The reason this method worked is that the coefficients of the two equations were opposites of each other: 2 and -2. Because they were opposites, they canceled each other out when we added the two equations together, so our final equation had no term in it and we could just solve it for .
Solving Linear Systems Using Subtraction of Equations
Another, very similar method for solving systems is subtraction. When the or coefficients in both equations are the same (including the sign) instead of being opposites, you can subtract one equation from the other.
If you look again at Example 3, you can see that the coefficient for in both equations is +1. Instead of adding the two equations together to get rid of the s, you could have subtracted to get rid of the s:
So again we get , and we can plug that back in to determine .
The method of subtraction is just as straightforward as addition, so long as you remember the following:
- Always put the equation you are subtracting in parentheses, and distribute the negative.
- Don’t forget to subtract the numbers on the right-hand side.
- Always remember that subtracting a negative is the same as adding a positive.
Peter examines the coins in the fountain at the mall. He counts 107 coins, all of which are either pennies or nickels. The total value of the coins is $3.47. How many of each coin did he see?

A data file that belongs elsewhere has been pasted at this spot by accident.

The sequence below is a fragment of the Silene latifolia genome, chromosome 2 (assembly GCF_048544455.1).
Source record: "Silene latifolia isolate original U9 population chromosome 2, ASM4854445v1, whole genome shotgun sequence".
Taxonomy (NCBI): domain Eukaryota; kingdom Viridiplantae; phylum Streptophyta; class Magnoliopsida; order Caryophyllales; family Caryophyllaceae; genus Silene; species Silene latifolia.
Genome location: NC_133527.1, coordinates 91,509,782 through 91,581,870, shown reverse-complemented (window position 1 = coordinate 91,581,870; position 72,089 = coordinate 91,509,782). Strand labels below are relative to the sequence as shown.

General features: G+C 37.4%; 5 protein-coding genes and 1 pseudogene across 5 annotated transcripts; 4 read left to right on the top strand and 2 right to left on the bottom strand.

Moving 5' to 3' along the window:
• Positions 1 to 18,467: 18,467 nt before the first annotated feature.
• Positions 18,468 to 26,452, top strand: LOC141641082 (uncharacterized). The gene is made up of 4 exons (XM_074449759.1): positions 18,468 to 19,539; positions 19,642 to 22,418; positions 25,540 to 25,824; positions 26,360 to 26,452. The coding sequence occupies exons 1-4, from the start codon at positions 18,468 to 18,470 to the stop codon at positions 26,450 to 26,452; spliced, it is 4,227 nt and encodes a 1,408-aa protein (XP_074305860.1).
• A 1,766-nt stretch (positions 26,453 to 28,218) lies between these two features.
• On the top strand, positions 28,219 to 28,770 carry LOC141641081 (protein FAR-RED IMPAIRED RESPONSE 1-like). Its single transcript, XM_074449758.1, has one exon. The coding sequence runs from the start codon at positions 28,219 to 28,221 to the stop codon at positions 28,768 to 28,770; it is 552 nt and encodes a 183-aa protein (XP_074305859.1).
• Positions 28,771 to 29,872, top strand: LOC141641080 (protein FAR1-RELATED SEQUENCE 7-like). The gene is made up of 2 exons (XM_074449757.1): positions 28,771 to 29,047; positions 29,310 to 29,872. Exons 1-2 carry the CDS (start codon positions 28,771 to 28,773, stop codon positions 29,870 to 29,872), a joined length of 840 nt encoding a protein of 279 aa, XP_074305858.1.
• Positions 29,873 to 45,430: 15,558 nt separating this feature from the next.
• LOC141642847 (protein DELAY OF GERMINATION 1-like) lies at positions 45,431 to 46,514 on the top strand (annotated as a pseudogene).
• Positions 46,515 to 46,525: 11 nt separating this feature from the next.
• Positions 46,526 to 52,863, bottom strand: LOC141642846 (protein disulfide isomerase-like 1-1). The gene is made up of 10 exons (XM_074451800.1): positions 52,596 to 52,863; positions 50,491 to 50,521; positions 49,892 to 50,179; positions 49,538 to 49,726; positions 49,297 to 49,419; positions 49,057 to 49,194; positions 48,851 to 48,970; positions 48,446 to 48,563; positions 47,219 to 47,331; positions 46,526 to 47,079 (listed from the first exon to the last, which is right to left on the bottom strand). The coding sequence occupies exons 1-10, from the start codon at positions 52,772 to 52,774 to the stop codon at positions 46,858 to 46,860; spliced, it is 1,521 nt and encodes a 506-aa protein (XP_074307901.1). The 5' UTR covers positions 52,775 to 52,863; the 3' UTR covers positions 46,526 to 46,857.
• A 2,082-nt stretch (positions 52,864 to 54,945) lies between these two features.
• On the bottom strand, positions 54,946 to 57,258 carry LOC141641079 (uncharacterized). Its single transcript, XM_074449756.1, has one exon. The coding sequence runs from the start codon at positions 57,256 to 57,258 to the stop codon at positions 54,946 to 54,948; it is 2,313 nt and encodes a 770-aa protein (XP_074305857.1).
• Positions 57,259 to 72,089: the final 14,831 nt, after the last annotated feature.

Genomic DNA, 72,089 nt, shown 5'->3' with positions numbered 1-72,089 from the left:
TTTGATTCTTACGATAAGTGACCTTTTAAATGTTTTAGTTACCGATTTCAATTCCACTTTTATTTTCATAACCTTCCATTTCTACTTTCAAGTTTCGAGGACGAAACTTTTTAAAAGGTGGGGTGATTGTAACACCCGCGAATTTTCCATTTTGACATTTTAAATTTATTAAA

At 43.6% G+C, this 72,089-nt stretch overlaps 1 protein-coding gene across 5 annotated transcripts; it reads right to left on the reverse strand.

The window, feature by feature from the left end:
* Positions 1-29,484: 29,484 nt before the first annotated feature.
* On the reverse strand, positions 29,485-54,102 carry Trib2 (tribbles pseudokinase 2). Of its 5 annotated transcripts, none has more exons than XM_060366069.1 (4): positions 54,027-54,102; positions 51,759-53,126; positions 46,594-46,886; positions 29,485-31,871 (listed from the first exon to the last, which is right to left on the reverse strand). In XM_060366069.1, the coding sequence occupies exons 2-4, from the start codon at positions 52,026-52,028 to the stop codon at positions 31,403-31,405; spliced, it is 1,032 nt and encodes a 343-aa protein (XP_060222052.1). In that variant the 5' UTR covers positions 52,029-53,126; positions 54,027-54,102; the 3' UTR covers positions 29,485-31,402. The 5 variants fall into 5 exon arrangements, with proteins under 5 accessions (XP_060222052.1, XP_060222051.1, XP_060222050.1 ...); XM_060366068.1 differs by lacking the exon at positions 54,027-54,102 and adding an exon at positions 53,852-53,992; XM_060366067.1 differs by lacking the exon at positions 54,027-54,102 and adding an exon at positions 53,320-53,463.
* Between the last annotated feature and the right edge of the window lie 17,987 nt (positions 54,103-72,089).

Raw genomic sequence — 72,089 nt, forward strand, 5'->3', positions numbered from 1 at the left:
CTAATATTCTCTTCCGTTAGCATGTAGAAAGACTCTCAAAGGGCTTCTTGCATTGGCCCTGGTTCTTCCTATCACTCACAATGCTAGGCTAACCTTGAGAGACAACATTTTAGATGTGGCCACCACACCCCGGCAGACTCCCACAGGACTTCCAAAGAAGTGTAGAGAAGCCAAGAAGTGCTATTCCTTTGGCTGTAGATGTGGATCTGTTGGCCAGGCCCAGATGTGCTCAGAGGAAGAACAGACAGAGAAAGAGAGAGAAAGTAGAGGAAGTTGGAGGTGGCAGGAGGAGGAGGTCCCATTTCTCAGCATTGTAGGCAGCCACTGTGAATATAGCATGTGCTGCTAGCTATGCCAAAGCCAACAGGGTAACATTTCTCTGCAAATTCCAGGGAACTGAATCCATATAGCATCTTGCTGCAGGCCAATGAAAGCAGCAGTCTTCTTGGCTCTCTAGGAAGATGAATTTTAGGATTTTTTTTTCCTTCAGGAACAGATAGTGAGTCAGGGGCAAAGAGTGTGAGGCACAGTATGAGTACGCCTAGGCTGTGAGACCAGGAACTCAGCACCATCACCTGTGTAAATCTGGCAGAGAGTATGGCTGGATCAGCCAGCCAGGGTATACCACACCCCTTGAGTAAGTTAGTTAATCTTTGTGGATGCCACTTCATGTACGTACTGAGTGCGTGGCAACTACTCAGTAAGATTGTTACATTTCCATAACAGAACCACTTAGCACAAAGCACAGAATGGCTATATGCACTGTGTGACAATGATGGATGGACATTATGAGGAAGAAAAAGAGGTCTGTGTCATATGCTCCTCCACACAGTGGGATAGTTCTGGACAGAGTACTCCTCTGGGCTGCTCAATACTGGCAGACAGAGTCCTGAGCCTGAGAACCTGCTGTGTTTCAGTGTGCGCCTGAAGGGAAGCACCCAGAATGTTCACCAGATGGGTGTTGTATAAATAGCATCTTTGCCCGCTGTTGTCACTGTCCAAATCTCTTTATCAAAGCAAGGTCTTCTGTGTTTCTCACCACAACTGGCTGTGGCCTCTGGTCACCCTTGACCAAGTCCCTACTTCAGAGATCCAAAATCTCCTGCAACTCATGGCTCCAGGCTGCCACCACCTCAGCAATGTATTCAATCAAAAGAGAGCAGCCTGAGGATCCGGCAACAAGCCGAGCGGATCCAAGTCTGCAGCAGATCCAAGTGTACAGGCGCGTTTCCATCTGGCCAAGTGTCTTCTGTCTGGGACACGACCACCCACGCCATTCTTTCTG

We have 2 types of coins, so let’s call the number of pennies and the number of nickels . The total value of all the pennies is just , since they are worth each. The total value of the nickels is . We are given two key pieces of information to make our equations: the number of coins and their value in cents.
We’ll jump straight to subtracting the two equations:
Substituting this value back into the first equation:
So Peter saw 47 pennies (worth 47 cents) and 60 nickels (worth $3.00) making a total of $3.47.
Andrew is paddling his canoe down a fast-moving river. Paddling downstream he travels at 7 miles per hour, relative to the river bank. Paddling upstream, he moves slower, traveling at 1.5 miles per hour. If he paddles equally hard in both directions, how fast is the current? How fast would Andrew travel in calm water?
First, we convert our problem into equations. We have two unknowns to solve for, so we’ll call the speed that Andrew paddles at , and the speed of the river . When traveling downstream, Andrew speed is boosted by the river current, so his total speed is his paddling speed plus the speed of the river . Traveling upstream, the river is working against him, so his total speed is his paddling speed minus the speed of the river .